On January 12, 1987, several weeks after their first encounter with Mike Graham, O'Brien and his partner were invited to return to Bankers Capital. At that meeting, Graham announced that he would have no trouble raising the $1 million needed to build the Panamanian pipe mill. He asked the partners to put up a $12,000 advance, which they did.

O'Brien's partner, who was suffering financially, was the first to get nervous. He began calling Bankers Capital regularly, asking about the status of the Panama funding. Graham usually told him he'd have the $1 million within a week, two at the most. At one point, he said a family-owned supermarket chain had agreed to back the venture. Once, O'Brien's partner was told to expect Mike Graham in Dallas, only to arrive at the airport and discover Graham wasn't on the plane.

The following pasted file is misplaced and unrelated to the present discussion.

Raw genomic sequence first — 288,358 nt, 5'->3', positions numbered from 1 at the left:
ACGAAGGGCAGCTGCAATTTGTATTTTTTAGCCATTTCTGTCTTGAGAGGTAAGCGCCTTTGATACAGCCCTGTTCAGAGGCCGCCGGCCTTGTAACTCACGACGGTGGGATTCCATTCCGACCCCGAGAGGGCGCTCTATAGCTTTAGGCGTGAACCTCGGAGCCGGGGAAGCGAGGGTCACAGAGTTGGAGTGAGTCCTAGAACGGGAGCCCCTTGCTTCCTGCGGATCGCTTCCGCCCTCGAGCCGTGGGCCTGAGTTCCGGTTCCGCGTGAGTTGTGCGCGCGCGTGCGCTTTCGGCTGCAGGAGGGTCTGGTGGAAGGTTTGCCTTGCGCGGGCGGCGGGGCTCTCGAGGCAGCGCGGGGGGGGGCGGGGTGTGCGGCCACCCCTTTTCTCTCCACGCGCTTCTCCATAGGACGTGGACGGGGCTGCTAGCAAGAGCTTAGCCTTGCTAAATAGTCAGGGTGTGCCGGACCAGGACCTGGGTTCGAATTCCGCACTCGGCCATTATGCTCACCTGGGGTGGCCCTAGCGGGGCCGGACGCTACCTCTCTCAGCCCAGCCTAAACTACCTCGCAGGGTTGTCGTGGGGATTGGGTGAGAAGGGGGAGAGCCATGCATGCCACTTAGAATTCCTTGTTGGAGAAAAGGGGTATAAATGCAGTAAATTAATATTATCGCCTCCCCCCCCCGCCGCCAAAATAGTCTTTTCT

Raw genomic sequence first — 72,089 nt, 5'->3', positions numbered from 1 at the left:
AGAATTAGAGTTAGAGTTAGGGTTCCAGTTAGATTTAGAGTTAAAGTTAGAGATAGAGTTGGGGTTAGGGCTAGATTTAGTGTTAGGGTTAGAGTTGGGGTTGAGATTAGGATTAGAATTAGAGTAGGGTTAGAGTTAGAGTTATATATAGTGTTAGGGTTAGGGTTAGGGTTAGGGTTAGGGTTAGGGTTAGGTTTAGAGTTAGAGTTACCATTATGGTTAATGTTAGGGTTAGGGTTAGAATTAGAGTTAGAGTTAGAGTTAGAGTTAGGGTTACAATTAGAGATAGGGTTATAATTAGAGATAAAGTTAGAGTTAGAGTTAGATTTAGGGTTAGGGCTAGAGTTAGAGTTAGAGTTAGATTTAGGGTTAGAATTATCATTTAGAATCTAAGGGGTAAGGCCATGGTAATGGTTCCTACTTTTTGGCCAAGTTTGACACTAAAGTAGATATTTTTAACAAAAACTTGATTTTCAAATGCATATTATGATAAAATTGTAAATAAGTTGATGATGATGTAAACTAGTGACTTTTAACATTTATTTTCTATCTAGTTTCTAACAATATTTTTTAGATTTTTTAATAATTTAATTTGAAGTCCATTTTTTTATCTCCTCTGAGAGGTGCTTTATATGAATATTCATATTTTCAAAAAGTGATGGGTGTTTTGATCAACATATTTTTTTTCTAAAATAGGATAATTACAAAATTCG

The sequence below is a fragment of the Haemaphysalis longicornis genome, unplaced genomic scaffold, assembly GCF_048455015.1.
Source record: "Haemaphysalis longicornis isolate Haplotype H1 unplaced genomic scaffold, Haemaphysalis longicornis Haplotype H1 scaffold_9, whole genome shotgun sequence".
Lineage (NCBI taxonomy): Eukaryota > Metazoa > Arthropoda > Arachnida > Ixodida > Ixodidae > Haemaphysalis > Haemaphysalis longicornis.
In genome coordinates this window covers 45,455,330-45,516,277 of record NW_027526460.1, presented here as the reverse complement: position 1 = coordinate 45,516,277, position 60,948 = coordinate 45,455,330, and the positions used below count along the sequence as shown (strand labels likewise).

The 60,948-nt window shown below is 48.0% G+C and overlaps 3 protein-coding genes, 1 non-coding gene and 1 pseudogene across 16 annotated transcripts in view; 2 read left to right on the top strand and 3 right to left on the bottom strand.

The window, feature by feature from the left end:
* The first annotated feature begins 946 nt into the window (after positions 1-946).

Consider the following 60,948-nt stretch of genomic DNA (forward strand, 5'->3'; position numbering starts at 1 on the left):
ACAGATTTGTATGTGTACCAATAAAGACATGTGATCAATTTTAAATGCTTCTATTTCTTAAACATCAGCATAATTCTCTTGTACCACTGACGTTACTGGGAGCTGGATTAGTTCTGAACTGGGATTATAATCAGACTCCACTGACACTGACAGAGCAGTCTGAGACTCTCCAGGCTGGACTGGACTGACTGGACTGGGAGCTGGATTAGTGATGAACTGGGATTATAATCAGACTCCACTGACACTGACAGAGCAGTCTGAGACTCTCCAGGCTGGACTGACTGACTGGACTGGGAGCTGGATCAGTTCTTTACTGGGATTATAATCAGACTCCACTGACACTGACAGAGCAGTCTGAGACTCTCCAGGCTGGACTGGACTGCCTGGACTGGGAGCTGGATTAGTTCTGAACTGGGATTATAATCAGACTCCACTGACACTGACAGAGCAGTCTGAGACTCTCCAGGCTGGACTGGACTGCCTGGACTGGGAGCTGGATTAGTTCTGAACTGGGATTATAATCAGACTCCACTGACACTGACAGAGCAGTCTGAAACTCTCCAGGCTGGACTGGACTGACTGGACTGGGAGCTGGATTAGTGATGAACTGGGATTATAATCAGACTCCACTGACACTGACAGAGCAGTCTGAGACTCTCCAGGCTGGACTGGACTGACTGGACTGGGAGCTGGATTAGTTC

After more than four months, O'Brien also started to wonder about the funding for his pipe mill. Then Mike Graham presented him with an opportunity that made the Panama deal look like a lemonade stand: the exclusive rights to sell pipe and oil field equipment to the Republic of Iraq.

The proposal appealed to O'Brien. His business was slipping as the Texas oil industry continued to suffer. Meanwhile, the U.S. was courting Iraq in the hopes that increased trade between the two countries would induce the Middle Eastern nation to end its ties to the Soviet Union. Under the circumstances, Graham's plan to sell bonds to fund the start-up and operation of the First Texas Trading Company, of which James O'Brien would be president, sounded like an idea whose time had come.

"I felt like the kid looking at the hawker at the carnival, who finally went into the tent," O'Brien recalls.